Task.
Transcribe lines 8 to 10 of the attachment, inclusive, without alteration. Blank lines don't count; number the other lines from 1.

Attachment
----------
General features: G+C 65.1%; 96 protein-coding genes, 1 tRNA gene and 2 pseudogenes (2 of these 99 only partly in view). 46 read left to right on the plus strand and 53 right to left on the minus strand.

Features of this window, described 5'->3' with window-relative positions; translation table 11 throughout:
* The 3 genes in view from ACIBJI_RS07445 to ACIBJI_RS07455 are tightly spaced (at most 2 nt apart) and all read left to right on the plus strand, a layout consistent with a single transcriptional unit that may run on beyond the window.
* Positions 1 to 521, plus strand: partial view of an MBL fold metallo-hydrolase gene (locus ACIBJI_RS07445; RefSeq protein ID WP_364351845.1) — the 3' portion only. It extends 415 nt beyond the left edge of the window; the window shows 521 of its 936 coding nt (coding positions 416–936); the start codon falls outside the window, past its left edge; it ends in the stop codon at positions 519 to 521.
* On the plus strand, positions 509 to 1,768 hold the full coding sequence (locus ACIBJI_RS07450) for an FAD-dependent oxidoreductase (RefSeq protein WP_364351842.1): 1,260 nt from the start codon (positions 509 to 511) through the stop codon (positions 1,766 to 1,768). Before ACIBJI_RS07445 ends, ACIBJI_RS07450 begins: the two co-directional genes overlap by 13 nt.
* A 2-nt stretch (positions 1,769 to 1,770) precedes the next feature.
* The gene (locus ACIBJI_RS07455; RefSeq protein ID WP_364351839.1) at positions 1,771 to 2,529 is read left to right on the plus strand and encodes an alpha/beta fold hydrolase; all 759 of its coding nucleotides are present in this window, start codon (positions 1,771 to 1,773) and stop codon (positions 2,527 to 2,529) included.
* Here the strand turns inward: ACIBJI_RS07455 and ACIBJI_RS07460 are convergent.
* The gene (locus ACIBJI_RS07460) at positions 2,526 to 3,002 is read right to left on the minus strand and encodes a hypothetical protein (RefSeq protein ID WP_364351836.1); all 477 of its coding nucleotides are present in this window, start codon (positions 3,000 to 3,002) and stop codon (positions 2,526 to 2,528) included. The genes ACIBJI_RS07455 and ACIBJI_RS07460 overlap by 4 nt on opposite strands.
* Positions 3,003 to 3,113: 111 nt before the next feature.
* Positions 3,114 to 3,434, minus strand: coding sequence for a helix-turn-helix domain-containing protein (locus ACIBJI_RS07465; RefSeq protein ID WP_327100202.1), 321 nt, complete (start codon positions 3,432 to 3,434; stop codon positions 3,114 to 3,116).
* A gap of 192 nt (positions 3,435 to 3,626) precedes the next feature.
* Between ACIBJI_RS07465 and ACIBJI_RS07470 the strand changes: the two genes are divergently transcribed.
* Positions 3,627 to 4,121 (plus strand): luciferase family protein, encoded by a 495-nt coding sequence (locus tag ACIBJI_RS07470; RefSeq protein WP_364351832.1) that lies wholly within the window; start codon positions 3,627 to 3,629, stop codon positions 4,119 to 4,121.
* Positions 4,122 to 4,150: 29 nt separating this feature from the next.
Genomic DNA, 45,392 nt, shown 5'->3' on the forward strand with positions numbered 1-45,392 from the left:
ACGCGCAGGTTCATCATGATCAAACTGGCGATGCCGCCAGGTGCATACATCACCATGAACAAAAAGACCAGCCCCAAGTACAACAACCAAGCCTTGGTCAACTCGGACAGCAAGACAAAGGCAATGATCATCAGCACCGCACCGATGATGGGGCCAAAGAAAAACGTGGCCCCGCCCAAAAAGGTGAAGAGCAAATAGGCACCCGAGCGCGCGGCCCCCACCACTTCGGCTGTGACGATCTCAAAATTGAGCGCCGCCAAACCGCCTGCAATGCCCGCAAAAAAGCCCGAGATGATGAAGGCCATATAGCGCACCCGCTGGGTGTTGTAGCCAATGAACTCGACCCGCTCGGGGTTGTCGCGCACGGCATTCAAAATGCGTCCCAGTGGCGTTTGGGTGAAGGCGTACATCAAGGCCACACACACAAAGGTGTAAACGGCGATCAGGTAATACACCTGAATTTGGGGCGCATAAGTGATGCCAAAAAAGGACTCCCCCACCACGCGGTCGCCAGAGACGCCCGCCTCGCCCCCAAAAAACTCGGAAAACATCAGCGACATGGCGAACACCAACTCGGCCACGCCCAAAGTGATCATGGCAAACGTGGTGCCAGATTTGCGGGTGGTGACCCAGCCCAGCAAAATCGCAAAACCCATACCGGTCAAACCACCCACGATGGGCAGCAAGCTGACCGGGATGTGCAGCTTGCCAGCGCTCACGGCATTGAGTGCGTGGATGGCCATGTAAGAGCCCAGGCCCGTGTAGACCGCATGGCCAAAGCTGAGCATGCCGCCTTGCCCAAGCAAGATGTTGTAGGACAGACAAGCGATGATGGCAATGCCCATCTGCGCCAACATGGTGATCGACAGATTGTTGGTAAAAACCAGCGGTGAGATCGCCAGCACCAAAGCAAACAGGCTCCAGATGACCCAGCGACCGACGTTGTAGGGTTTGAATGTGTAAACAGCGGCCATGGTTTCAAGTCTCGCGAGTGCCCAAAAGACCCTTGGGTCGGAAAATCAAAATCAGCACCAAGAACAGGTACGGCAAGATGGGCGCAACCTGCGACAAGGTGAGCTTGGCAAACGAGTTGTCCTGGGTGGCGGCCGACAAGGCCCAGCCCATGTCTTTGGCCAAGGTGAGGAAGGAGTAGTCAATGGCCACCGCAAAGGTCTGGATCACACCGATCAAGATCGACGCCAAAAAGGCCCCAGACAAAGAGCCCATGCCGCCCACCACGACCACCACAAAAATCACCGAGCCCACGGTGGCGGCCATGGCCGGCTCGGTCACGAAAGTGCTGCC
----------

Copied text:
* Here the strand turns inward: ACIBJI_RS07455 and ACIBJI_RS07460 are convergent.
* The gene (locus ACIBJI_RS07460) at positions 2,526 to 3,002 is read right to left on the minus strand and encodes a hypothetical protein (RefSeq protein ID WP_364351836.1); all 477 of its coding nucleotides are present in this window, start codon (positions 3,000 to 3,002) and stop codon (positions 2,526 to 2,528) included. The genes ACIBJI_RS07455 and ACIBJI_RS07460 overlap by 4 nt on opposite strands.
* Positions 3,003 to 3,113: 111 nt before the next feature.